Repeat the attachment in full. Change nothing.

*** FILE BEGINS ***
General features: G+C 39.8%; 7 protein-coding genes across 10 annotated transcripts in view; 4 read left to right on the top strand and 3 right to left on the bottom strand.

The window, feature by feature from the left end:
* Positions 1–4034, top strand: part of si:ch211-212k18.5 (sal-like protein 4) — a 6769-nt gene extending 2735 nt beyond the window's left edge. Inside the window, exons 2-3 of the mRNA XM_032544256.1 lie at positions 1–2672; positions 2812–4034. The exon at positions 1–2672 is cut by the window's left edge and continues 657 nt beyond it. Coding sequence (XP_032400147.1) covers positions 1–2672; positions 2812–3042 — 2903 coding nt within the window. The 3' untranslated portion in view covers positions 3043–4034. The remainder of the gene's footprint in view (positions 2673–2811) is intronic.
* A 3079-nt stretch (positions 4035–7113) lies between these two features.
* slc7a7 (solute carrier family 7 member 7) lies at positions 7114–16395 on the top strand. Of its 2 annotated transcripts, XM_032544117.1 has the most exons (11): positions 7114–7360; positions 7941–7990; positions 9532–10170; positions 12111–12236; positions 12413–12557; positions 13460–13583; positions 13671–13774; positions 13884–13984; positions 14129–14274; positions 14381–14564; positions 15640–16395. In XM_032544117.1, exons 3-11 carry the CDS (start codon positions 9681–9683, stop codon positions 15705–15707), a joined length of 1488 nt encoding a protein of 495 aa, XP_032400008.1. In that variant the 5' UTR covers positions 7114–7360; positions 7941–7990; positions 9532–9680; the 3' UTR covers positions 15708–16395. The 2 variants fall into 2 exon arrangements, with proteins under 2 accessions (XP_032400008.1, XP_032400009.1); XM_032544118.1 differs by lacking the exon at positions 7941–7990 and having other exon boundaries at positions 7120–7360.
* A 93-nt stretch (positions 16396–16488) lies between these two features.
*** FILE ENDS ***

General features: G+C 39.8%; 7 protein-coding genes across 10 annotated transcripts in view; 4 read left to right on the top strand and 3 right to left on the bottom strand.

The window, feature by feature from the left end:
* Positions 1–4034, top strand: part of si:ch211-212k18.5 (sal-like protein 4) — a 6769-nt gene extending 2735 nt beyond the window's left edge. Inside the window, exons 2-3 of the mRNA XM_032544256.1 lie at positions 1–2672; positions 2812–4034. The exon at positions 1–2672 is cut by the window's left edge and continues 657 nt beyond it. Coding sequence (XP_032400147.1) covers positions 1–2672; positions 2812–3042 — 2903 coding nt within the window. The 3' untranslated portion in view covers positions 3043–4034. The remainder of the gene's footprint in view (positions 2673–2811) is intronic.
* A 3079-nt stretch (positions 4035–7113) lies between these two features.
* slc7a7 (solute carrier family 7 member 7) lies at positions 7114–16395 on the top strand. Of its 2 annotated transcripts, XM_032544117.1 has the most exons (11): positions 7114–7360; positions 7941–7990; positions 9532–10170; positions 12111–12236; positions 12413–12557; positions 13460–13583; positions 13671–13774; positions 13884–13984; positions 14129–14274; positions 14381–14564; positions 15640–16395. In XM_032544117.1, exons 3-11 carry the CDS (start codon positions 9681–9683, stop codon positions 15705–15707), a joined length of 1488 nt encoding a protein of 495 aa, XP_032400008.1. In that variant the 5' UTR covers positions 7114–7360; positions 7941–7990; positions 9532–9680; the 3' UTR covers positions 15708–16395. The 2 variants fall into 2 exon arrangements, with proteins under 2 accessions (XP_032400008.1, XP_032400009.1); XM_032544118.1 differs by lacking the exon at positions 7941–7990 and having other exon boundaries at positions 7120–7360.
* A 93-nt stretch (positions 16396–16488) lies between these two features.